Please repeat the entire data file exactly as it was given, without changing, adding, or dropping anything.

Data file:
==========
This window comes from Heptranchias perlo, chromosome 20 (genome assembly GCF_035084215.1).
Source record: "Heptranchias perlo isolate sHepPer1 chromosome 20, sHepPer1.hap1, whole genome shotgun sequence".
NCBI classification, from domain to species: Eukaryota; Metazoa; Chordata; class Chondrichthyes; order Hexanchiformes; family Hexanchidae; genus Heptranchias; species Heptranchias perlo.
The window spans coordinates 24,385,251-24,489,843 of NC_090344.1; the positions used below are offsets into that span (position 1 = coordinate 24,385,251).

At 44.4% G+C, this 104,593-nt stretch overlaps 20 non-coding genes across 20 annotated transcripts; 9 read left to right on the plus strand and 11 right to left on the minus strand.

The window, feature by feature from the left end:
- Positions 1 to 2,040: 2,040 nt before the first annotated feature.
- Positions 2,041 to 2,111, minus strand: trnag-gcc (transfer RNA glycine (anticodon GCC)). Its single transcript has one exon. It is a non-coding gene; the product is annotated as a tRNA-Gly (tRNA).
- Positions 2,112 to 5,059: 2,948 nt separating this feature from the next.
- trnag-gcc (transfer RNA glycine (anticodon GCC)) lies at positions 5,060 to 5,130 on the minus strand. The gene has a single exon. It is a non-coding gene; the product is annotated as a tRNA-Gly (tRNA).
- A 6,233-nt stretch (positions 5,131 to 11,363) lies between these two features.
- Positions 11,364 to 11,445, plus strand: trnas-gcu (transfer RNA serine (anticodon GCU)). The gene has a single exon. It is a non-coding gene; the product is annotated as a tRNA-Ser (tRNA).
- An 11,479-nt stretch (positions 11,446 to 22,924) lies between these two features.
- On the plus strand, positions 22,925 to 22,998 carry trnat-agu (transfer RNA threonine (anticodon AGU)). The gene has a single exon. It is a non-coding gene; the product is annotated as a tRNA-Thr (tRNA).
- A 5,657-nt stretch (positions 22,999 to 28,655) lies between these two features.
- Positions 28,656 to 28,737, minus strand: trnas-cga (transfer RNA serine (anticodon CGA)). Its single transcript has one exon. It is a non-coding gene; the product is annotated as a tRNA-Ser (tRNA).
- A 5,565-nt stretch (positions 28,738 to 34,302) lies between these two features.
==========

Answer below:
This window comes from Heptranchias perlo, chromosome 20 (genome assembly GCF_035084215.1).
Source record: "Heptranchias perlo isolate sHepPer1 chromosome 20, sHepPer1.hap1, whole genome shotgun sequence".
NCBI classification, from domain to species: Eukaryota; Metazoa; Chordata; class Chondrichthyes; order Hexanchiformes; family Hexanchidae; genus Heptranchias; species Heptranchias perlo.
The window spans coordinates 24,385,251-24,489,843 of NC_090344.1; the positions used below are offsets into that span (position 1 = coordinate 24,385,251).

At 44.4% G+C, this 104,593-nt stretch overlaps 20 non-coding genes across 20 annotated transcripts; 9 read left to right on the plus strand and 11 right to left on the minus strand.

The window, feature by feature from the left end:
- Positions 1 to 2,040: 2,040 nt before the first annotated feature.
- Positions 2,041 to 2,111, minus strand: trnag-gcc (transfer RNA glycine (anticodon GCC)). Its single transcript has one exon. It is a non-coding gene; the product is annotated as a tRNA-Gly (tRNA).
- Positions 2,112 to 5,059: 2,948 nt separating this feature from the next.
- trnag-gcc (transfer RNA glycine (anticodon GCC)) lies at positions 5,060 to 5,130 on the minus strand. The gene has a single exon. It is a non-coding gene; the product is annotated as a tRNA-Gly (tRNA).
- A 6,233-nt stretch (positions 5,131 to 11,363) lies between these two features.
- Positions 11,364 to 11,445, plus strand: trnas-gcu (transfer RNA serine (anticodon GCU)). The gene has a single exon. It is a non-coding gene; the product is annotated as a tRNA-Ser (tRNA).
- An 11,479-nt stretch (positions 11,446 to 22,924) lies between these two features.
- On the plus strand, positions 22,925 to 22,998 carry trnat-agu (transfer RNA threonine (anticodon AGU)). The gene has a single exon. It is a non-coding gene; the product is annotated as a tRNA-Thr (tRNA).
- A 5,657-nt stretch (positions 22,999 to 28,655) lies between these two features.
- Positions 28,656 to 28,737, minus strand: trnas-cga (transfer RNA serine (anticodon CGA)). Its single transcript has one exon. It is a non-coding gene; the product is annotated as a tRNA-Ser (tRNA).
- A 5,565-nt stretch (positions 28,738 to 34,302) lies between these two features.